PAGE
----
Effective public speeches: a guide on nonverbal communication

Public Speaking

Public Speaking

Election fever is getting higher every day, and it is once more a season of politicians giving one speech after another. While we are fond of hearing what our potential leaders have to say, an equally important way of evaluating them is by looking at how they communicate nonverbally.

Those who practice public relations are very well aware that the way something is said is just as important as the contents of what is said. While leaders have to be conscious of the words they use, they too have to be conscious of what their body communicates in every occasion. For a presidential candidate, the occasion might require a speech about his platform. There might be instances wherein he has to face opponents in a public debate and be interviewed, or possibly grilled, by the media.

For those in the corporate world, the occasion could be a pitch for an account you are trying to win. It could be a presentation to your bosses, or an important event for the company or a client.

In all these instances, body posture, facial expressions, gestures, and even how space is used can reinforce the points you are making. They can project confidence and power, or give away your uncertainties and the things you are trying to hide.

Here are a few tips for making meaningful and powerful nonverbal communication when delivering important speeches:

Proper Attire 

Proper Attire 

1. Dress appropriately and look presentable

At first glance, a member of the audience can judge your credibility based on how you dress. A shabby appearance can tarnish your credibility in an instant. Dressing inappropriately is an indication that you do not know what you are getting into.

Your choice of outfit should depend on the event. In formal gatherings, audiences often think that those wearing darker clothing look more trustworthy and respectable. Clothes in lighter or brighter colors can work in less formal occasions, but they can also help you stand out especially when addressing large crowds.

Speak Up

Speak Up

2. Vary your use of voice

Aside from being another indicator of credibility, the quality of your voice can have a certain impact on the crowd. Most people find deep voices more attractive compared with voices that sound shrill or high-pitched.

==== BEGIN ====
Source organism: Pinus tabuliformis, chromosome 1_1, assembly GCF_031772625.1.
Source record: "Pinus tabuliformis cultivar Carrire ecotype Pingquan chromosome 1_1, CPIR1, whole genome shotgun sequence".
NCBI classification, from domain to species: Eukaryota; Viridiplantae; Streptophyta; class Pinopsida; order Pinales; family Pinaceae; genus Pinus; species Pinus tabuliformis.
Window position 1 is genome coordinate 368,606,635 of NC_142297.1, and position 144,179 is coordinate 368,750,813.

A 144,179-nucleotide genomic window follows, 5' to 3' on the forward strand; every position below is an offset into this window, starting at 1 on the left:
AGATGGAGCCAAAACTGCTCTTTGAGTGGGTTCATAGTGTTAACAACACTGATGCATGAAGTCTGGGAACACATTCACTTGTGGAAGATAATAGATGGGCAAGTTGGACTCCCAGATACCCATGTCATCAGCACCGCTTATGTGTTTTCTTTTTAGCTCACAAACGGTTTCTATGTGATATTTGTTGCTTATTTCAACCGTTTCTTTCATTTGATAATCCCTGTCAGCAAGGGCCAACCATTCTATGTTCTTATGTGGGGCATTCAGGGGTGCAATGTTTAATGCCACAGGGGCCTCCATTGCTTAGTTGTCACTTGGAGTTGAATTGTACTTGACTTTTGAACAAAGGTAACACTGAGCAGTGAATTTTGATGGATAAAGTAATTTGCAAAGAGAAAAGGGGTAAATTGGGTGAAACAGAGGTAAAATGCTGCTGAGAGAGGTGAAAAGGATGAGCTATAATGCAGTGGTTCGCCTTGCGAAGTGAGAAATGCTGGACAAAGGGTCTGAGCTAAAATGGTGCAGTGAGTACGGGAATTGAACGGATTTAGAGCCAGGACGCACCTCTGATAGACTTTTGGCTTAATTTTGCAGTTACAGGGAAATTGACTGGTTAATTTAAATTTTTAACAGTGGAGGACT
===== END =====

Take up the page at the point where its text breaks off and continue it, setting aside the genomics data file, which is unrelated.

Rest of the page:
We’d love to have a voice like Morgan Freeman’s, but not everyone was born with that gift. However, there are vocalization and breathing exercises that can help you achieve a lower, deeper voice.

Delivering lines also calls for the need to vary the tone, pace, and pitch of your voice to keep the audience engaged. One of the last things an audience wants to hear is a monotonous speech with an obvious pattern.

Maintain Eye-Contact

Maintain Eye-Contact

3. Look at your audience

When we were first taught to read aloud in class, we were taught to look at the audience once in a while. Your eyes tell your listeners that you are talking to them, not at them. Additionally, though it is important to look at different members of your audience, moving your eyes too much can make you seem distracted. Eyes also convey emotion and help you connect with the audience better.

When delivering a speech, you can direct a phrase or sentence with your eyes to a specific part of your audience who you think can relate to those specific words. By looking at your audience meaningfully, your message has a better chance of striking the heart.

Use Gestures

Use Gestures

4. Maximize the power of your hands and arms

The way you move your arms and hands can help you emphasize points, convey a sense of power, and magnifying your presence. As gestures convey different types of messages, it is advantageous for a public speaker to know which ones to use, and which ones to avoid.

For example, pointing a finger or closing your fist sends an aggressive message, and you should be careful not to direct that aggression towards your audience. Crossing your arms is also ill-advised because it puts you on a defensive stance. By opening your arms, you make yourself look approachable. If you would like to point to your audience, it is better to do so with an open palm instead of pointing at them with a finger.

Now that you know which nonverbal cues you should be aware, here are a few more reminders you might find useful for your next speech.

First, always be prepared. Take the time to rehearse your delivery, but do not deliver your message in a way that makes you look robotic or unnatural. Second, be sincere. When you mean what you say, your body becomes attuned to your speech and is able to communicate more effectively.

With the holiday season well on its way, it will soon be time for Christmas messages and year-end speeches. Watch out for our tips on how you can pull off the best year-end message.